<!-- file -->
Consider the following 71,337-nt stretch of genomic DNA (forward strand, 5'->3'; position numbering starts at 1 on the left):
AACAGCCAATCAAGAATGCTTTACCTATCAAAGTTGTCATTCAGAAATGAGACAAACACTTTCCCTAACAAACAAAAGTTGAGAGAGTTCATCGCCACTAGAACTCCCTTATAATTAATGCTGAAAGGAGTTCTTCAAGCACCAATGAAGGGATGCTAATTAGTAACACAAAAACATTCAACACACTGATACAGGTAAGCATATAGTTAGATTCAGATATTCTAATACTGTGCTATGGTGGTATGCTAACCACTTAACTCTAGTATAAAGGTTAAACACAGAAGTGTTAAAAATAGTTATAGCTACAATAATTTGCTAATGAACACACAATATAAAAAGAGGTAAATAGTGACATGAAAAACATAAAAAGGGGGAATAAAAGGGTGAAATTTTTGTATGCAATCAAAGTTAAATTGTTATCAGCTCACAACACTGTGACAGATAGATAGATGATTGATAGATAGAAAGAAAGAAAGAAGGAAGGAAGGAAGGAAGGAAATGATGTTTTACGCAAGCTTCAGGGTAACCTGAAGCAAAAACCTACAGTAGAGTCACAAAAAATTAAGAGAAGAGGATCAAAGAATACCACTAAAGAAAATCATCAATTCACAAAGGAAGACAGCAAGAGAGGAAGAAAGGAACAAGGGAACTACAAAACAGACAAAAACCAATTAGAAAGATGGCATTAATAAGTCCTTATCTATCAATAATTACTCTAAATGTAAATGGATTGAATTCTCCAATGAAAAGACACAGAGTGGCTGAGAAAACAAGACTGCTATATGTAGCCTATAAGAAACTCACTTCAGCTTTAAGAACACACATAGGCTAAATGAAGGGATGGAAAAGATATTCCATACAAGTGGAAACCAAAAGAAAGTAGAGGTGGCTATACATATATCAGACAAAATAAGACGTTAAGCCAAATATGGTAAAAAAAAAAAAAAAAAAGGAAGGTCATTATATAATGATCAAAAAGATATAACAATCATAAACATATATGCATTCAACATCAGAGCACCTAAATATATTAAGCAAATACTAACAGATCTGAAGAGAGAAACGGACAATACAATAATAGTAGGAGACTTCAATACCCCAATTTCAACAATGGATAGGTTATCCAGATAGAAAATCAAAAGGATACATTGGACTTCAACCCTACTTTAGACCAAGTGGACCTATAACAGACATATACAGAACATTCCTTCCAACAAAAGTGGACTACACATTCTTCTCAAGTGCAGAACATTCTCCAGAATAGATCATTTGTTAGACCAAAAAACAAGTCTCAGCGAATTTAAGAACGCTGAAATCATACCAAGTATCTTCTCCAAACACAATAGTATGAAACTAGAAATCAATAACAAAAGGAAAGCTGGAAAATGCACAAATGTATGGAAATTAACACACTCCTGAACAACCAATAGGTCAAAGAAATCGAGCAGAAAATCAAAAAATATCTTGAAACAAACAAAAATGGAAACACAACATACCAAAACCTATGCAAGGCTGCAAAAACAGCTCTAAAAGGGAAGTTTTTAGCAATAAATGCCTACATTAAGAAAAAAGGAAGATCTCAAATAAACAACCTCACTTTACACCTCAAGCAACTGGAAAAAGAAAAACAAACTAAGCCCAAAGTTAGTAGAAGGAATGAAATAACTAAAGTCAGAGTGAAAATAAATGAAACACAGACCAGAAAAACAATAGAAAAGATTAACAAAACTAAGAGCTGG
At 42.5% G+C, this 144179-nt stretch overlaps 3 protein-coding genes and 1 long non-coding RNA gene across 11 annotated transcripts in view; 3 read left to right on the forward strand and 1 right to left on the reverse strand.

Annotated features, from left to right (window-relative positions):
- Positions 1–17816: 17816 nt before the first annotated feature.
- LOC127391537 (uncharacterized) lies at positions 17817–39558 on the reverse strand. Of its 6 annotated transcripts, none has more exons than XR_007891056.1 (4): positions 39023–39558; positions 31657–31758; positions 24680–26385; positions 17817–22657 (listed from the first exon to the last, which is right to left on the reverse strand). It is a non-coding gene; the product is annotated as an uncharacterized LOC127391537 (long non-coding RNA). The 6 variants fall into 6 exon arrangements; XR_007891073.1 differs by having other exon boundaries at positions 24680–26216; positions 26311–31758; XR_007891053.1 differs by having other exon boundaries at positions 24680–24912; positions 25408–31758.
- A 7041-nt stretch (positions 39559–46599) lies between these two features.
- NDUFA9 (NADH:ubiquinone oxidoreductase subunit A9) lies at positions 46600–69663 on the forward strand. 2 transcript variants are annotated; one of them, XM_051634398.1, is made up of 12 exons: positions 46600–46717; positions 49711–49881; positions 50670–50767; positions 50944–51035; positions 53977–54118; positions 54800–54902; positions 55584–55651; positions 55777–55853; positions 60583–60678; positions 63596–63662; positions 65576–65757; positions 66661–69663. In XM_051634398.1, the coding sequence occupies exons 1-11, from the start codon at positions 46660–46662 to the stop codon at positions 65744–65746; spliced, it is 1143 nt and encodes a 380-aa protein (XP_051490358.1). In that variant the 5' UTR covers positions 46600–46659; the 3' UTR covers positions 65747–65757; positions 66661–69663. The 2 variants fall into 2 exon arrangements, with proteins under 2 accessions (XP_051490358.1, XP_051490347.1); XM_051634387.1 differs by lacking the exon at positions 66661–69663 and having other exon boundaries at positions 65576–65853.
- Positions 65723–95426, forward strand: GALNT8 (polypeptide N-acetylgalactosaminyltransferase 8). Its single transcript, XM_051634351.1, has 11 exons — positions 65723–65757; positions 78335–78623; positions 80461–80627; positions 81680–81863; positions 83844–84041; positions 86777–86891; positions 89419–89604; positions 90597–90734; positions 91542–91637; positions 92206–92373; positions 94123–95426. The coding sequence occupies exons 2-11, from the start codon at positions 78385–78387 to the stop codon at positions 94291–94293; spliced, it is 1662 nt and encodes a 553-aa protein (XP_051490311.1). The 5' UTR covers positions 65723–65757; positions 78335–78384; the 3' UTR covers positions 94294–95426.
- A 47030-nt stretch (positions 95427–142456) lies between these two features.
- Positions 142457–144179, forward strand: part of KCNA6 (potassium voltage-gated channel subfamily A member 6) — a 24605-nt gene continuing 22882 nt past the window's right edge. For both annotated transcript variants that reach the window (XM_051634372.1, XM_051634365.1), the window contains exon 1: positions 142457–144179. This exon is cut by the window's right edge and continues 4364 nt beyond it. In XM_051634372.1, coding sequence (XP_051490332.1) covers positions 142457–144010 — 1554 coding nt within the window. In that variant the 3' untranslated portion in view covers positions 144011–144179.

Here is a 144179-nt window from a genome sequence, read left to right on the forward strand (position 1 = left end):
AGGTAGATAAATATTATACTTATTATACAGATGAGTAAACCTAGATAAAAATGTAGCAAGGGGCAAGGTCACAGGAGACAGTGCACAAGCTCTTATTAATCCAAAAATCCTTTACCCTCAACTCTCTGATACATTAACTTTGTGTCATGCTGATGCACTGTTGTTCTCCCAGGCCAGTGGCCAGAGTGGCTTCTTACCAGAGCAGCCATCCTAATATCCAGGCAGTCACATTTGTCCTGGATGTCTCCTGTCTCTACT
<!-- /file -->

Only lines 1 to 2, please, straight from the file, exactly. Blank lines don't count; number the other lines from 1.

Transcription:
Consider the following 71,337-nt stretch of genomic DNA (forward strand, 5'->3'; position numbering starts at 1 on the left):
AACAGCCAATCAAGAATGCTTTACCTATCAAAGTTGTCATTCAGAAATGAGACAAACACTTTCCCTAACAAACAAAAGTTGAGAGAGTTCATCGCCACTAGAACTCCCTTATAATTAATGCTGAAAGGAGTTCTTCAAGCACCAATGAAGGGATGCTAATTAGTAACACAAAAACATTCAACACACTGATACAGGTAAGCATATAGTTAGATTCAGATATTCTAATACTGTGCTATGGTGGTATGCTAACCACTTAACTCTAGTATAAAGGTTAAACACAGAAGTGTTAAAAATAGTTATAGCTACAATAATTTGCTAATGAACACACAATATAAAAAGAGGTAAATAGTGACATGAAAAACATAAAAAGGGGGAATAAAAGGGTGAAATTTTTGTATGCAATCAAAGTTAAATTGTTATCAGCTCACAACACTGTGACAGATAGATAGATGATTGATAGATAGAAAGAAAGAAAGAAGGAAGGAAGGAAGGAAGGAAATGATGTTTTACGCAAGCTTCAGGGTAACCTGAAGCAAAAACCTACAGTAGAGTCACAAAAAATTAAGAGAAGAGGATCAAAGAATACCACTAAAGAAAATCATCAATTCACAAAGGAAGACAGCAAGAGAGGAAGAAAGGAACAAGGGAACTACAAAACAGACAAAAACCAATTAGAAAGATGGCATTAATAAGTCCTTATCTATCAATAATTACTCTAAATGTAAATGGATTGAATTCTCCAATGAAAAGACACAGAGTGGCTGAGAAAACAAGACTGCTATATGTAGCCTATAAGAAACTCACTTCAGCTTTAAGAACACACATAGGCTAAATGAAGGGATGGAAAAGATATTCCATACAAGTGGAAACCAAAAGAAAGTAGAGGTGGCTATACATATATCAGACAAAATAAGACGTTAAGCCAAATATGGTAAAAAAAAAAAAAAAAAAGGAAGGTCATTATATAATGATCAAAAAGATATAACAATCATAAACATATATGCATTCAACATCAGAGCACCTAAATATATTAAGCAAATACTAACAGATCTGAAGAGAGAAACGGACAATACAATAATAGTAGGAGACTTCAATACCCCAATTTCAACAATGGATAGGTTATCCAGATAGAAAATCAAAAGGATACATTGGACTTCAACCCTACTTTAGACCAAGTGGACCTATAACAGACATATACAGAACATTCCTTCCAACAAAAGTGGACTACACATTCTTCTCAAGTGCAGAACATTCTCCAGAATAGATCATTTGTTAGACCAAAAAACAAGTCTCAGCGAATTTAAGAACGCTGAAATCATACCAAGTATCTTCTCCAAACACAATAGTATGAAACTAGAAATCAATAACAAAAGGAAAGCTGGAAAATGCACAAATGTATGGAAATTAACACACTCCTGAACAACCAATAGGTCAAAGAAATCGAGCAGAAAATCAAAAAATATCTTGAAACAAACAAAAATGGAAACACAACATACCAAAACCTATGCAAGGCTGCAAAAACAGCTCTAAAAGGGAAGTTTTTAGCAATAAATGCCTACATTAAGAAAAAAGGAAGATCTCAAATAAACAACCTCACTTTACACCTCAAGCAACTGGAAAAAGAAAAACAAACTAAGCCCAAAGTTAGTAGAAGGAATGAAATAACTAAAGTCAGAGTGAAAATAAATGAAACACAGACCAGAAAAACAATAGAAAAGATTAACAAAACTAAGAGCTGG